The NHS could face a shortage of drugs because the weak pound means speculators are targeting UK pharmaceutical supplies for export to more lucrative markets.

Data obtained by HSJ shows there has also been a dramatic slowdown in imports of cut-price branded drugs into the UK.

When the pound was strong, so-called “parallel traders” could buy drugs in Europe and sell them in the UK at a profit. But there is evidence that these traders are now attempting to buy up UK supplies, repackage them, and export them at a profit to Scandinavia and Germany.

Drug manufacturers and wholesalers have begun rationing the amount of certain drugs each UK pharmacist, GP and hospital dispensary can buy. Pharmacists report that in some cases patients have had to wait days for their drugs.

The change in the market could also lead to higher costs for the NHS as pharmacists attempt to recoup the lost savings.

Parallel traders wanting to import drugs into the UK that were originally manufactured, packaged and priced for sale in another country must apply for a licence from the Medicines and Healthcare products Regulatory Agency. Its latest data shows a 60 per cent drop in the number of applications from November 2007 to November 2008.

British Association of European Pharmaceutical Distributors secretary general Richard Freudenberg told HSJ that was because the fall in the pound had made a lot of products “unviable for importation”. That is a concern as think tank the Office of Health Economics estimates parallel imports make up 12 per cent of the UK pharmaceutical supply.

Falling profits

Mr Freudenberg said parallel traders were generally only interested in importing drugs where there was a 20 per cent difference between what they paid and what they could sell it for. But the pound has fallen by more than 20 per cent in the last 12 months, wiping out much of that potential profit.

The parallel trade is controversial. There have been claims it has caused drug shortages in countries such as Greece and Spain, which have been targeted by traders wanting to source low-cost drugs.

Martin Sawer, executive director of the British Association of Pharmaceutical Wholesalers, which represents the largest drug distributors in the UK, warned there was a danger the UK could become “the new Greece or the new Spain”.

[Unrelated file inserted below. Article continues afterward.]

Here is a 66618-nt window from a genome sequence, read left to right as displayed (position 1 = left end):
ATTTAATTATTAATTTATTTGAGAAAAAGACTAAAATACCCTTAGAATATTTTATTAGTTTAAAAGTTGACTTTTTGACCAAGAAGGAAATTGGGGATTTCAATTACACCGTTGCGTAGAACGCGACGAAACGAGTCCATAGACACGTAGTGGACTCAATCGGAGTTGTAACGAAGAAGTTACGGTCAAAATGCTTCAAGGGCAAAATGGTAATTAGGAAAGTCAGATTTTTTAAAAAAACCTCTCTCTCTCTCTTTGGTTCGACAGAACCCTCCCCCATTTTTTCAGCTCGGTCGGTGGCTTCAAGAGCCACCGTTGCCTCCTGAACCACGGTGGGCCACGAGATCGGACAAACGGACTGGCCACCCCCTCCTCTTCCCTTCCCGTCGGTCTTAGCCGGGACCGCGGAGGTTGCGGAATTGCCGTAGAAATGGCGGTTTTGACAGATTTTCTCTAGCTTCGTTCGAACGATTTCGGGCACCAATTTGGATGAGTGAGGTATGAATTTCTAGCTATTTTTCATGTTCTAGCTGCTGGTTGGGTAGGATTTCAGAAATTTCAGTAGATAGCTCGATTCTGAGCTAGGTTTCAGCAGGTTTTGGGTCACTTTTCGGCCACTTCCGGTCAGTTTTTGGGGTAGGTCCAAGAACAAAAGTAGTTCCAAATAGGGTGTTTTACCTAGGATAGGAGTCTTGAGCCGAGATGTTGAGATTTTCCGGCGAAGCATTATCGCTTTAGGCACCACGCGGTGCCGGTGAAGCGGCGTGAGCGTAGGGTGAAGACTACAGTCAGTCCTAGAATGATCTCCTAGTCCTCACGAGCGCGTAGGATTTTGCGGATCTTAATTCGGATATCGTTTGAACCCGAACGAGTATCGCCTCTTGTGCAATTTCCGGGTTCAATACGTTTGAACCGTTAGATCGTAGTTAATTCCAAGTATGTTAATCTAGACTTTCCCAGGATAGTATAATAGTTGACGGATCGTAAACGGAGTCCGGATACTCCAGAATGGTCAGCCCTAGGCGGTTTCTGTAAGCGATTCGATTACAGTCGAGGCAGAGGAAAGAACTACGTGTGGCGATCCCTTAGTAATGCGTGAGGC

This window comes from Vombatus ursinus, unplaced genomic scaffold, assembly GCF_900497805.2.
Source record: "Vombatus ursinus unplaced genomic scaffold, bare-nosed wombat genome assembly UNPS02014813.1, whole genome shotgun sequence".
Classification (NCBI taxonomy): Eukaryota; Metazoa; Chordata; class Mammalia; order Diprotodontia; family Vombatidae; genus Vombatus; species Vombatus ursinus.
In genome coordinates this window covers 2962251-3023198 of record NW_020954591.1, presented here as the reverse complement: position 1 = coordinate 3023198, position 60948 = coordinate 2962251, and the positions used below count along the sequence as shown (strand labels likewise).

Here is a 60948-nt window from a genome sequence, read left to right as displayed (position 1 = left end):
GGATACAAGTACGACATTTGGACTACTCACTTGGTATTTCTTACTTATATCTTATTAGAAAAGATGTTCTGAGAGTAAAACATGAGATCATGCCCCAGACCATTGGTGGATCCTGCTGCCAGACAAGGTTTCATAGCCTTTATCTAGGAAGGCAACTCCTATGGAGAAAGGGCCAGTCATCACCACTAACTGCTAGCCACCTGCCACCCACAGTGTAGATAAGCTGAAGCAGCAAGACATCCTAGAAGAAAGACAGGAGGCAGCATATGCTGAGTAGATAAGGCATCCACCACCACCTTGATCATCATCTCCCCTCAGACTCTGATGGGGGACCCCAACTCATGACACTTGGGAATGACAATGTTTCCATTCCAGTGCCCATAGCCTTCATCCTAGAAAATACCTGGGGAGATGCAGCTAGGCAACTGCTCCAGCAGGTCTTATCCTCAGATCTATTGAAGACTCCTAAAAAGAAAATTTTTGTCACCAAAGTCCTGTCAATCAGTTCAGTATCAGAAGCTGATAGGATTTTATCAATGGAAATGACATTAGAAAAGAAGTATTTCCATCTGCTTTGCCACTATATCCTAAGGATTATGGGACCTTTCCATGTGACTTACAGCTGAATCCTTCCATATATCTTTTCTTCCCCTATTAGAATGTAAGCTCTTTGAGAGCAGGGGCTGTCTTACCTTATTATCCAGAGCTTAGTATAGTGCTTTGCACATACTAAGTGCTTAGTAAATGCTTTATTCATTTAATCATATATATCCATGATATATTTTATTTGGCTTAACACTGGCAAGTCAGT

“There is a lot of evidence of British products in the Scandinavian countries and in Germany,” he said.

A growth in exports from the UK could exacerbate any drug shortages caused by the fall in cheap imports. In the last four months of 2008, the MHRA issued 41 per cent more export certificates than the same period in 2007.

The government’s latest data on pharmaceutical exports to the 14 other strongest EU economies shows they have been growing steadily for the last two years. The biggest monthly increase was between May and June this year when the value of exports surged by 33 per cent from£626m to£832m - a 51 per cent increase on the value of exports in June 2007.

By October 2008, the value of exports was 27 per cent higher than a year earlier.

Supply and demand

Manufacturers and wholesalers have responded by imposing quotas on the volume of drugs UK pharmacies can buy in an attempt to cut off supply to parallel exporters. Individual pharmacies are being monitored for unusually large orders, which might suggest they were selling drugs on into Europe.

The Pharmaceutical Services Negotiating Committee represents pharmacists in contract negotiations with the NHS. Its head of information services Lindsay McClure told HSJ the quotas were so far preventing medicines going out of stock completely, but had meant some patients having to wait “two or three days” if their pharmacist had exceeded their quota and needed to apply for extra supplies.

A Department of Health spokeswoman said it was “monitoring the situation closely”.


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Source: Pharmaceutical Services Negotiating Committee